The attached statement published on 8 May 2017 by PFIAA
Incidence, Risk Factors and Managing Obesity in Dogs and Cats
Obesity is recognised as the most common form of malnutrition in
Australian pets, with published national surveys having reported that
41% of dogs and 32% of cats in Australia are either overweight or
Obesity is an important issue in pets as it can lead to a reduced
quality of life for the pet, reduced enjoyment for the owner and it
predisposes the dog or cat to a number of potentially serious
illnesses. The major factor leading to obesity in pets is that the pet
is eating more energy than it needs and in many cases, overweight pets
get little exercise. Energy that is in the food that is excessive to
the pet's underlying metabolic needs is stored as fat.
Deciding whether a pet is overweight can be a challenge for some owners
and your veterinarian can assist by weighing your pet and determining
your pet's body condition score. It is widely accepted that "Obesity" is
a condition where the animal is 15% or more over its optimal body weight.
If your pet is overweight, your vet can assist in modifying their diet
and exercise routine to get them back into a healthy body condition and
Incidence of pet obesity in Australian pets
A study to assess the incidence of obesity in dogs was undertaken in
2005. This included responses from 52 Australian Veterinary practices,
providing information about 2661 dogs. Of these,33.5% were identified as
being overweight and 7.6% as obese; with breed, gender and neutering
identified as important factors 1.
In 2008, results of another survey exploring veterinarians' assessment of
obesity in Australian cats was published. This report involved responses
from 428 veterinary practices and the researchers analysed 973 cat
reports from 48 veterinary clinics. This survey found that 33% of cats in
the study were categorised as overweight or obese by veterinarians
What causes pets to be overweight?
By far the most common contributing factors are overfeeding combined with
too little exercise. When (food) energy intake (measured in kilojoules
(kJ) or calories) exceeds the energy expended by the animal the excess
energy eaten is stored as body fat in the dog or cat. This means that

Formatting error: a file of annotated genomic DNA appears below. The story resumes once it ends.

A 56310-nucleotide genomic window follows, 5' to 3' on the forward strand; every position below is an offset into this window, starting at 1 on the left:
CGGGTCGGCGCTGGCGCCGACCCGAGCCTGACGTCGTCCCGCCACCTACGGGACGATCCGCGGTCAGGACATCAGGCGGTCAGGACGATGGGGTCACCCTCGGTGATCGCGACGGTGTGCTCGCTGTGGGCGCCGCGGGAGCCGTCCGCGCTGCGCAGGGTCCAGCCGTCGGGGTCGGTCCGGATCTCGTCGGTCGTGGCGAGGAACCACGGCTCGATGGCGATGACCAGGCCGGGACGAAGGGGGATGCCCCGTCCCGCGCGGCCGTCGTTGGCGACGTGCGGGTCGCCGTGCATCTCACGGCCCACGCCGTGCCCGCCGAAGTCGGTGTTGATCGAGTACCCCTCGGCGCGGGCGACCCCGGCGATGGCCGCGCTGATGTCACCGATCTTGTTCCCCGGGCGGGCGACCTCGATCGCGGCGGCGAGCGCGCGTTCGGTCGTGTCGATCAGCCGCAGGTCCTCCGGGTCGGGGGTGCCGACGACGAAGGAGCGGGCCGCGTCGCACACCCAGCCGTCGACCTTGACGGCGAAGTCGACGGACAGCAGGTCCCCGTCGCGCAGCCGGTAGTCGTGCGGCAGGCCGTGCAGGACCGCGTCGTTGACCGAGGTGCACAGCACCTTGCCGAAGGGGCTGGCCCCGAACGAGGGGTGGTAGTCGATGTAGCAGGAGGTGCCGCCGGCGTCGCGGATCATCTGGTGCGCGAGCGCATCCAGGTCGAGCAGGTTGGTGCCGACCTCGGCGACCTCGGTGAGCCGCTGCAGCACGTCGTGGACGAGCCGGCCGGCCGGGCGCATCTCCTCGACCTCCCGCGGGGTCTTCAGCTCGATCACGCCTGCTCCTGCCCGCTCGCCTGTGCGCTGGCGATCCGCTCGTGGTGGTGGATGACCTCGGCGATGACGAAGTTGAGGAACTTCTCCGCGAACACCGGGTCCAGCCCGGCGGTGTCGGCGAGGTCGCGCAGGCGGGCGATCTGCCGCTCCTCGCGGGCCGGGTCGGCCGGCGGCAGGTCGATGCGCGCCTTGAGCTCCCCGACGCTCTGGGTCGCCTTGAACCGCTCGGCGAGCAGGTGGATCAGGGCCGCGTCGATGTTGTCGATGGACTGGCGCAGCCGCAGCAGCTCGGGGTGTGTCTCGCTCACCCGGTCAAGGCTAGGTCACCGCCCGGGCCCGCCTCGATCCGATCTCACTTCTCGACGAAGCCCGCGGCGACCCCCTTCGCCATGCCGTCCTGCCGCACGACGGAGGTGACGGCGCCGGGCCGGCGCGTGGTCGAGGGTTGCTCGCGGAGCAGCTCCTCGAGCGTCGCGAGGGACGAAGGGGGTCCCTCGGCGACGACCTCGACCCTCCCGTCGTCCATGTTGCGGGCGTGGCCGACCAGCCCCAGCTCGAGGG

correcting excessive bodyweight and obesity in pets is largely reliant
upon changing the type and / or how much food is provided to the pet and
increasing the amount of energy burned by the animal through increased
Feeding practices and lifestyle factors are common contributing factor in
many obese pets. These includes the frequency of feeding, leaving bowls
of food available (ad-libitum feeding of excess food) when the pet is
left unsupervised, the type and quantity of food offered ( e.g excessive
table scraps). Neutering can also be a factor contributing to weight
gain, because the hormonal changes associated with desexing means animals
may require less energy in their diet. An indoor lifestyle and middle age
are reported to be risk factors for obesity in dogs and cats.
Why pets overeat
Owner feeding behaviour
Many people enjoy seeing their pet eating and they can feel a little
guilty about not being home all day to entertain the pet. As a result,
some owners offer too much and/or inappropriate types of food to their
pets. This can include feeding of high energy table scraps or excessive
amount of "treats" particularly when more than one family member feeds
treats and table scraps to the pet, so no-one takes charge of just how
much (high energy) food the pet consumes each day.
Boredom and emotional stress
A recent study proposes that some pets overeat in response to stresses
such as boredom, anxiety and depression. This might help to explain why
some pets in a household seem to gain an extra kilo or two while others
do not 3.
Competition in multi-pet households
Where there is more than one pet in a home, a dominant pet can
develop, consuming more than their fair share and requirement.
Neutered / desexed pets have a tendency to gain weight as some owners
continue to overfeed without recognising that their pets can have
reduced energy requirements and insufficient exercise. Your vet can
provide advice on the most appropriate amount and type of food for your
Some medications (e.g glucocorticoids) and medical conditions (e.g
hypothyroid disease can contribute to excessive energy consumption
relative to energy expenditure.
Pet health issues associated with being overweight:
Overweight pets may have a shorter lifespan and poorer quality of life as
a wide range of medical conditions may affect obese dogs and cats more
often than animals of normal body weight. It is important to realise that
obesity is a common and preventable condition in the vast majority of
cases and it can increase the risk to the health and quality of life of
pets. Obesity is recognised to be associated with a number of medical
issues including : 4, 5, 6, 7, 8:
Insulin resistance / diabetes
Liver and pancreatic disease
Increased surgical risk
Susceptibility to infection
Increased risk of some types of cancer
If you own an older overweight dog you may notice that he or she has a
declining interest in going for a walk. This might be the first sign that
your overweight dog is developing arthritis (joint inflammation) which
can be exacerbated by the excessive weight which places increased stress
and wear on their joints. We encourage you to seek veterinary advice and
commit to managing their body weight and health.
Over feeding pets - a common issue
(How much food should I feed my pet?)
It is important to understand how much food should be offered to your pet
to provide for their energy needs. Foods vary dramatically in regards to
how much energy (kJ) are provided per 100 g of food. For instance, dry